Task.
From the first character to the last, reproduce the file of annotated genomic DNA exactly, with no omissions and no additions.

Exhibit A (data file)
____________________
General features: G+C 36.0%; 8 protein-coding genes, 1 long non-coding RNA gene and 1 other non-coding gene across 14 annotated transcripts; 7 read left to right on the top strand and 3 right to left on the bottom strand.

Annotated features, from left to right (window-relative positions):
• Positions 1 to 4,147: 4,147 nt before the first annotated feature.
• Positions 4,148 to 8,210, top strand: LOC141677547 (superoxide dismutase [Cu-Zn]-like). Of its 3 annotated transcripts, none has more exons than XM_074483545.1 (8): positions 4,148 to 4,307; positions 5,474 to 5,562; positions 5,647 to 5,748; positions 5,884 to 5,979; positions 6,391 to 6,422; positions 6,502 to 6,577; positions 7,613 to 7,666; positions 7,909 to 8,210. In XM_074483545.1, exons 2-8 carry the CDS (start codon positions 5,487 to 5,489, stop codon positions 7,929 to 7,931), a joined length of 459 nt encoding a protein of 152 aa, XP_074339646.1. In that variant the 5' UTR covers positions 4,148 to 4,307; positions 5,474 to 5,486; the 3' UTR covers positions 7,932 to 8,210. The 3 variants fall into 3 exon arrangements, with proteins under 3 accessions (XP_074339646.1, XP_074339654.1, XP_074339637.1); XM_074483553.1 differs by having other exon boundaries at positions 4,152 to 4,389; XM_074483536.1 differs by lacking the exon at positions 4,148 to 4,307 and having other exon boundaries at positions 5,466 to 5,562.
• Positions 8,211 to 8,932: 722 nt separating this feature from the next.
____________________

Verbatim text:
General features: G+C 36.0%; 8 protein-coding genes, 1 long non-coding RNA gene and 1 other non-coding gene across 14 annotated transcripts; 7 read left to right on the top strand and 3 right to left on the bottom strand.

Annotated features, from left to right (window-relative positions):
• Positions 1 to 4,147: 4,147 nt before the first annotated feature.
• Positions 4,148 to 8,210, top strand: LOC141677547 (superoxide dismutase [Cu-Zn]-like). Of its 3 annotated transcripts, none has more exons than XM_074483545.1 (8): positions 4,148 to 4,307; positions 5,474 to 5,562; positions 5,647 to 5,748; positions 5,884 to 5,979; positions 6,391 to 6,422; positions 6,502 to 6,577; positions 7,613 to 7,666; positions 7,909 to 8,210. In XM_074483545.1, exons 2-8 carry the CDS (start codon positions 5,487 to 5,489, stop codon positions 7,929 to 7,931), a joined length of 459 nt encoding a protein of 152 aa, XP_074339646.1. In that variant the 5' UTR covers positions 4,148 to 4,307; positions 5,474 to 5,486; the 3' UTR covers positions 7,932 to 8,210. The 3 variants fall into 3 exon arrangements, with proteins under 3 accessions (XP_074339646.1, XP_074339654.1, XP_074339637.1); XM_074483553.1 differs by having other exon boundaries at positions 4,152 to 4,389; XM_074483536.1 differs by lacking the exon at positions 4,148 to 4,307 and having other exon boundaries at positions 5,466 to 5,562.
• Positions 8,211 to 8,932: 722 nt separating this feature from the next.